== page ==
The Alliance team behind the research, a coalition of more than 50 organisations that include medical royal colleges and health charities, are calling on ministers to intervene and tackle cheap, high-strength alcohol.
“Pocket money-priced” alcohol is to blame for “colossal” harm on the nation, doctors have warned after new research showed people can buy an entire week’s worth of alcohol for the price of a takeaway coffee.
The analysis by the Alcohol Health Alliance UK said that it is possible to buy 14 units of alcohol for a meagre £2.68 – the price of a coffee in most major high street chains.
It is not advised that anyone should drink more than 14 units a week on a regular basis.
Professor Sir Ian Gilmore, chairman of the Alliance, said: “The low price of high-strength alcohol continues to cause colossal damage to the health of our nation.
“Alcohol is linked to 80 deaths in the UK every day, as well as seven types of cancer and stroke,” Sir Gilmore added.
After visiting shops and supermarkets across England, Wales and Scotland, the Alliance found the cheapest products in England.
The country is the only nation in Britain to not have a minimum unit price on alcohol of 50p, meaning some cider products were found to be just 19p per unit.
Dr Katherine Severi, chief executive at the Institute of Alcohol Studies, added: “Pocket money-priced drinks are fuelling rates of harm amongst some of our most vulnerable communities, with strong white ciders in particular proving lethal.”
The research highlighted how the most vulnerable groups tend to consume this cheap, high-strength cider, including children, high-risk drinkers and homeless people.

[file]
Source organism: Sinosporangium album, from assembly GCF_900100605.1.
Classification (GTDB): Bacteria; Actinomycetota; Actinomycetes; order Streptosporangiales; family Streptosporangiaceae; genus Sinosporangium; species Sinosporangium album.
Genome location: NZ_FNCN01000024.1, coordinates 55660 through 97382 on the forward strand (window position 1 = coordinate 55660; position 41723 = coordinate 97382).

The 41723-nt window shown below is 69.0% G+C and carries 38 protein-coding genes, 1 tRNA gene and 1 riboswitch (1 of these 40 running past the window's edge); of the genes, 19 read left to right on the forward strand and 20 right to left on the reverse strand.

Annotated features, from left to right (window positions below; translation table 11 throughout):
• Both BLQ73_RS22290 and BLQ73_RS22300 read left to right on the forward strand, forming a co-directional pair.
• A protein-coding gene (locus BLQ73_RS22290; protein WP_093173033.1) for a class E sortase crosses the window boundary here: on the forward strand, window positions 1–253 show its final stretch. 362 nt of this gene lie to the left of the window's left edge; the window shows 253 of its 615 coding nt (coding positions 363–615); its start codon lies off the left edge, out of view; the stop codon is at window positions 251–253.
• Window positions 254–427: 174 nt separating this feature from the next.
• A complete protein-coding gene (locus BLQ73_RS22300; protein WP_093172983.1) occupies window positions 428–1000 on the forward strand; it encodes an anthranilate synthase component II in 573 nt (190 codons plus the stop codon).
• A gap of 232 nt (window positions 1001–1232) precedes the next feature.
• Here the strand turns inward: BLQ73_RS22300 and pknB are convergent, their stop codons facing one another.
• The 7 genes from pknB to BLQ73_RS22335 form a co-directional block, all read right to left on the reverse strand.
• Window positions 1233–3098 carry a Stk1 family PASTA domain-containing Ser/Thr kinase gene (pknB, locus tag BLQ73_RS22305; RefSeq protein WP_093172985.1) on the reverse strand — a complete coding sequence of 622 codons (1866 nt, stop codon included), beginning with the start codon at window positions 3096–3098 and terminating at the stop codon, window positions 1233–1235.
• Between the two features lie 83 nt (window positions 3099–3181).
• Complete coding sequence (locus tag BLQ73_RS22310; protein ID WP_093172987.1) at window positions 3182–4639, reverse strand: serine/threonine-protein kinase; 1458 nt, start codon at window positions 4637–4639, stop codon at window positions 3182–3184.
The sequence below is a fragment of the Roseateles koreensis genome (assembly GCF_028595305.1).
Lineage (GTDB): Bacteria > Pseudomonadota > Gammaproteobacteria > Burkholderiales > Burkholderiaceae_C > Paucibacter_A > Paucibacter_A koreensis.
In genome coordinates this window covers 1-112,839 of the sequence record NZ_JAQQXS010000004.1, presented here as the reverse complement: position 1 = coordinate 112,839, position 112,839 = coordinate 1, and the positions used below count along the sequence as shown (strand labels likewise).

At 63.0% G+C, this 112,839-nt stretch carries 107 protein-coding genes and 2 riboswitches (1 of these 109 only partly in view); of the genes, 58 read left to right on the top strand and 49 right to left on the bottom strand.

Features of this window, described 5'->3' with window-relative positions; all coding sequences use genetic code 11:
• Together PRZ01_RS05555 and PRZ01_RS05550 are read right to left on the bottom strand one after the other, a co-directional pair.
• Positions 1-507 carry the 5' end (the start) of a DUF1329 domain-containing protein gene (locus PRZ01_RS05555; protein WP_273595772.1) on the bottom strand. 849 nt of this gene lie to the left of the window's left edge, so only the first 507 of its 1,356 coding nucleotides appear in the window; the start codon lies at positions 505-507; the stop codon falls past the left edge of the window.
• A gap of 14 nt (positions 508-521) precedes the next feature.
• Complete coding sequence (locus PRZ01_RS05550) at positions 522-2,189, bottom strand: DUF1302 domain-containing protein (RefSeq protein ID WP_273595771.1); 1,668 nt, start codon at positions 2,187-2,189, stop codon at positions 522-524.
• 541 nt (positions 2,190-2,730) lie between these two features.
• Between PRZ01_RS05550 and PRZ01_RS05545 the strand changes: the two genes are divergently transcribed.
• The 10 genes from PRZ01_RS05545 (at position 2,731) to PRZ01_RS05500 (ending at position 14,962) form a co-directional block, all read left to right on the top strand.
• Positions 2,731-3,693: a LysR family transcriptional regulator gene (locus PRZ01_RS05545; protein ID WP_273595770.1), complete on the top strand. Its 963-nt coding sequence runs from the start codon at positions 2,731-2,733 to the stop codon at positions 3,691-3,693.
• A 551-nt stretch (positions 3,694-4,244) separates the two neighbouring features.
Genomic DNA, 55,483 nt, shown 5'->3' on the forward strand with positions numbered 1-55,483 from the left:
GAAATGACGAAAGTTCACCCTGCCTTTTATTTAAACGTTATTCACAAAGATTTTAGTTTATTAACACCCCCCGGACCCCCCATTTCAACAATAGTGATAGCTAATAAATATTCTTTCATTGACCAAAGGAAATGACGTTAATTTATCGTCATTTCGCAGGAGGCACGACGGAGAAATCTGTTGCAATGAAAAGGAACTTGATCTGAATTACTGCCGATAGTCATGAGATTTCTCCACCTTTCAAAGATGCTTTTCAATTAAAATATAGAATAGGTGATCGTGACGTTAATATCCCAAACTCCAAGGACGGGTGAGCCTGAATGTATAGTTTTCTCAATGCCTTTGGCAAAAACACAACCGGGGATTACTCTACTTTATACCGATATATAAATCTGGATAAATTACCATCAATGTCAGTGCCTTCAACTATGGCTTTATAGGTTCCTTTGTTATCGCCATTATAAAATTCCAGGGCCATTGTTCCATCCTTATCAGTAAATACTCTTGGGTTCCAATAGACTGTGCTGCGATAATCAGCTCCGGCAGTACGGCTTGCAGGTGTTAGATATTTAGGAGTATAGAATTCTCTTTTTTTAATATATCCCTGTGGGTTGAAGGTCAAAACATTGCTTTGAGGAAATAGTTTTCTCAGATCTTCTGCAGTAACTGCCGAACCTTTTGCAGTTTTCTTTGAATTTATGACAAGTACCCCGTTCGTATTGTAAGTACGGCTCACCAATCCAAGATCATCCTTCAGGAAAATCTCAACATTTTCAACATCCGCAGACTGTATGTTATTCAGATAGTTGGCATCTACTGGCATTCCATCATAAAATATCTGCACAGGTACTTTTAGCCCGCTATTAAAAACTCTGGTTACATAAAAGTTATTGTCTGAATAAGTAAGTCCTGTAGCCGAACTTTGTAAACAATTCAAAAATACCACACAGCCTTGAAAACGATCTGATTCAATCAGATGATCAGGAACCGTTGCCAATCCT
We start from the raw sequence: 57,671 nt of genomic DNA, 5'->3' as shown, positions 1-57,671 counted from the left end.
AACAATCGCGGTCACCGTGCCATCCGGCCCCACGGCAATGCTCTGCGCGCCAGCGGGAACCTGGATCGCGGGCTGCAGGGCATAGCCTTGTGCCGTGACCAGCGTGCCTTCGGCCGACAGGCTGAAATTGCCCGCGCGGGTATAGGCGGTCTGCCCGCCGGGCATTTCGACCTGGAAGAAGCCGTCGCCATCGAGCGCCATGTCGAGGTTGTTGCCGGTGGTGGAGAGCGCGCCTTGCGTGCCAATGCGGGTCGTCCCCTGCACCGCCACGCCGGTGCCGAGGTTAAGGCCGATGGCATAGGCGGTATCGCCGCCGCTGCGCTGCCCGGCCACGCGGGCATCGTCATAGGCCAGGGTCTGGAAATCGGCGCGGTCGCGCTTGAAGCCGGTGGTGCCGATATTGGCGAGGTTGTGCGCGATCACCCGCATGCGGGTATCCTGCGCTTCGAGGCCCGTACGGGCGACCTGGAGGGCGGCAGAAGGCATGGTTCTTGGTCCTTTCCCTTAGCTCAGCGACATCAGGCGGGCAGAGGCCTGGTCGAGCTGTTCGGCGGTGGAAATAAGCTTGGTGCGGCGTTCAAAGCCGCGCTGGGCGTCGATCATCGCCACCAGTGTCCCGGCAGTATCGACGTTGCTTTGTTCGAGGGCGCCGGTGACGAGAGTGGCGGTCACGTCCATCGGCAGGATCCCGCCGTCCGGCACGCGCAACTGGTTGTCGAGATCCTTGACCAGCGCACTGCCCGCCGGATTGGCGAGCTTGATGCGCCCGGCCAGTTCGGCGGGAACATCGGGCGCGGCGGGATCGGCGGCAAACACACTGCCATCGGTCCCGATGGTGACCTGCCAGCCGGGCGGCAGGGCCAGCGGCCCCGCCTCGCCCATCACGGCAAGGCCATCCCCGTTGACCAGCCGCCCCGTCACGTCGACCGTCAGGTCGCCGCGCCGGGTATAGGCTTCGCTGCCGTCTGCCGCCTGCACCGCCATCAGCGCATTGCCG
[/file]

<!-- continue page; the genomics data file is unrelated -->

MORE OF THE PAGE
Sir Gilmore emphasised that “Public Health England estimates that alcohol costs the UK at least £27 billion a year. Yet over the past five years, alcohol duty has raised just £10.5-£12.1 billion annually”
He added: “To tackle the harm alcohol causes, we need to urgently address its price.
“Alcohol duty is currently too low to cover the costs of alcohol harm to our society,” Sir Gilmore continued.
The Alliance argue that to compensate for the wider effects of alcohol on society – from hospital admissions being at a record high to liver disease rates on the rise – stronger drinks should be taxed more per unit with a minimum price introduced in England.
Dr Severi urged “now, more than ever, we need to be fighting fit as a nation and looking to reduce the additional burden on the NHS and emergency services caused by cheap alcohol.”